Guardians for Pets - Your furry companion has brought so much joy to your life. Make sure that they are properly cared for by designating someone to look after them when you die. Otherwise, they may end up in a shelter.
Trusted Advisor - Depending on the complexity of your estate, your executor may need assistance sorting out the details of your will. This can be an accountant, a family member, or a friend who manages the day-to-day financial responsibilities or someone to counsel with when there are difficulties in the execution. This role is completely optional.
Medical Power of Attorney - This person is responsible for making medical decisions on your behalf, usually in life-or-death situations. They should be familiar with your wishes in regard to what to do if you are ever in a coma or where you would like to pass.
Financial Power of Attorney - This person should be someone you trust deeply and who is able to make financial decisions (like paying your bills) when you are no longer able to perform these actions yourself. Again, discussing your wishes with this person ahead of time will make it easier for them to step into the role when it’s needed.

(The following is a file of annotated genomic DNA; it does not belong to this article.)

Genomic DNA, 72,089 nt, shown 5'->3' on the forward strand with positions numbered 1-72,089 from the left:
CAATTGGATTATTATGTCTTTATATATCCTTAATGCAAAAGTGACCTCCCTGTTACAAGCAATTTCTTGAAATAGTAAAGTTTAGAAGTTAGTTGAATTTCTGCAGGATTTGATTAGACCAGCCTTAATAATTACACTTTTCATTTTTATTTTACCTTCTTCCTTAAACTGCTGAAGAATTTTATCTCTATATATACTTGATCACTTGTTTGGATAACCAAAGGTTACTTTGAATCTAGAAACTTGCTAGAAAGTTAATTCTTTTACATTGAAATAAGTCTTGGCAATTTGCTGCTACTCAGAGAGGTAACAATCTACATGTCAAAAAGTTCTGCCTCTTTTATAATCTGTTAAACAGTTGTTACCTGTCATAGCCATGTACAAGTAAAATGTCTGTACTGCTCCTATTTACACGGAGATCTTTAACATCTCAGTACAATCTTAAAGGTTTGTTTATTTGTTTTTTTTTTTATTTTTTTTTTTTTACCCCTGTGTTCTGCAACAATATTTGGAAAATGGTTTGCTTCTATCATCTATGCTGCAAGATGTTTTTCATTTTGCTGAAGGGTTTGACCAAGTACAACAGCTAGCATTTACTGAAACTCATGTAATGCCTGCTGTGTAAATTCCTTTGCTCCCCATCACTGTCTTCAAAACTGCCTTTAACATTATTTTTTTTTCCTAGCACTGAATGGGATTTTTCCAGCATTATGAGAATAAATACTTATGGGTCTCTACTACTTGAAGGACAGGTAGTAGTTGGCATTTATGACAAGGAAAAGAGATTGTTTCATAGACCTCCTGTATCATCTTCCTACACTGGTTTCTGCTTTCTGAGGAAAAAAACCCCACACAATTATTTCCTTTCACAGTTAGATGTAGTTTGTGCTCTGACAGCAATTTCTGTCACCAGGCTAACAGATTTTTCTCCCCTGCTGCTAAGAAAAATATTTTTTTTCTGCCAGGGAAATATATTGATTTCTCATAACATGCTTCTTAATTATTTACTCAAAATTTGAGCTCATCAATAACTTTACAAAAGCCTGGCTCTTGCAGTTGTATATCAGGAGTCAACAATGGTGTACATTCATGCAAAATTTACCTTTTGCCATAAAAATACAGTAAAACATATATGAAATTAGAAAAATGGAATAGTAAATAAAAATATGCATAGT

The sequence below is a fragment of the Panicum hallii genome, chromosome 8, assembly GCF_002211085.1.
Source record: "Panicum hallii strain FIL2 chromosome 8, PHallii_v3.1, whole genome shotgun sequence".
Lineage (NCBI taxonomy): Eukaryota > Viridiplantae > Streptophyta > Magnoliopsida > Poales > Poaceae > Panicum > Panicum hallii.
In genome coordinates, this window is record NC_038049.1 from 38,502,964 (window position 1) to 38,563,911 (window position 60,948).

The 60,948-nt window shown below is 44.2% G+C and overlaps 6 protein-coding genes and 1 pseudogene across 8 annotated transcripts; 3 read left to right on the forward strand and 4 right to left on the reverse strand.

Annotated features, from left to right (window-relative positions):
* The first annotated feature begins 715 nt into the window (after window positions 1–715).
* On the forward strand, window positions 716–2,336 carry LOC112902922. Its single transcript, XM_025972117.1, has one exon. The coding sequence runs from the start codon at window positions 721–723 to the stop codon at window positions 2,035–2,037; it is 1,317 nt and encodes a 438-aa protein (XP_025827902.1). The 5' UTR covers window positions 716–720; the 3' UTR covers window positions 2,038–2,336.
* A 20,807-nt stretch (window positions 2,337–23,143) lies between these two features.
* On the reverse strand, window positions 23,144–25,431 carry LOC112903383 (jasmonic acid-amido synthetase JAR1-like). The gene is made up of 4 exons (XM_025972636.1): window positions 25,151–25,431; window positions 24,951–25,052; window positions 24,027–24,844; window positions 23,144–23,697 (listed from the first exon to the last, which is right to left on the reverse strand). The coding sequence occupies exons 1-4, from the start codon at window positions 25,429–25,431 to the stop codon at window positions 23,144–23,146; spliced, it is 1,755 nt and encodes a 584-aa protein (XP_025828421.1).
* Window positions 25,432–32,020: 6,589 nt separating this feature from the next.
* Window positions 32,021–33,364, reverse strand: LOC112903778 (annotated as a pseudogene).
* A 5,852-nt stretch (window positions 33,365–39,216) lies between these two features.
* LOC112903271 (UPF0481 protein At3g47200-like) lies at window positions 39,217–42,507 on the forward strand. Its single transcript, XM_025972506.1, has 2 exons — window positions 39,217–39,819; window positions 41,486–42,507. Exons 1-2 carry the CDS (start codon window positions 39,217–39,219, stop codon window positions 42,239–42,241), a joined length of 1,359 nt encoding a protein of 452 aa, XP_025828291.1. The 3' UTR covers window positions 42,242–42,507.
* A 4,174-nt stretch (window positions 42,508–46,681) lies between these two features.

Designate Distribution to Beneficiaries
You’ve already started thinking about this step when you cataloged your assets. Now it’s time to make it official. For retirement accounts and life insurance policies, you likely already chose who should receive the benefits if you were to pass. However, it’s good to check on your policies and make sure that the beneficiary listed is still correct and that your contingent beneficiaries are noted as well. Now it’s time to designate beneficiaries for all of your other assets.
Compose a Letter of Intent
A Letter of Intent (or Instruction) allows you to provide personal instructions that aren’t in your will for anything that you want your loved ones to know. Some things to consider are burial information like what clothes to bury you in, your obituary, password, and PINs for your accounts, etc. Include whatever information you can give them that will help make things easier when you are no longer with them.
Discuss Your Plans
Talking about your final wishes with your family and friends is an important part of your legacy and will help to ensure that they know what your wishes are. Additionally, discussing the various roles you’ve chosen for the different people you’ve included in your will allows you to gauge if they are up for it.
Duplicate and Distribute Documentation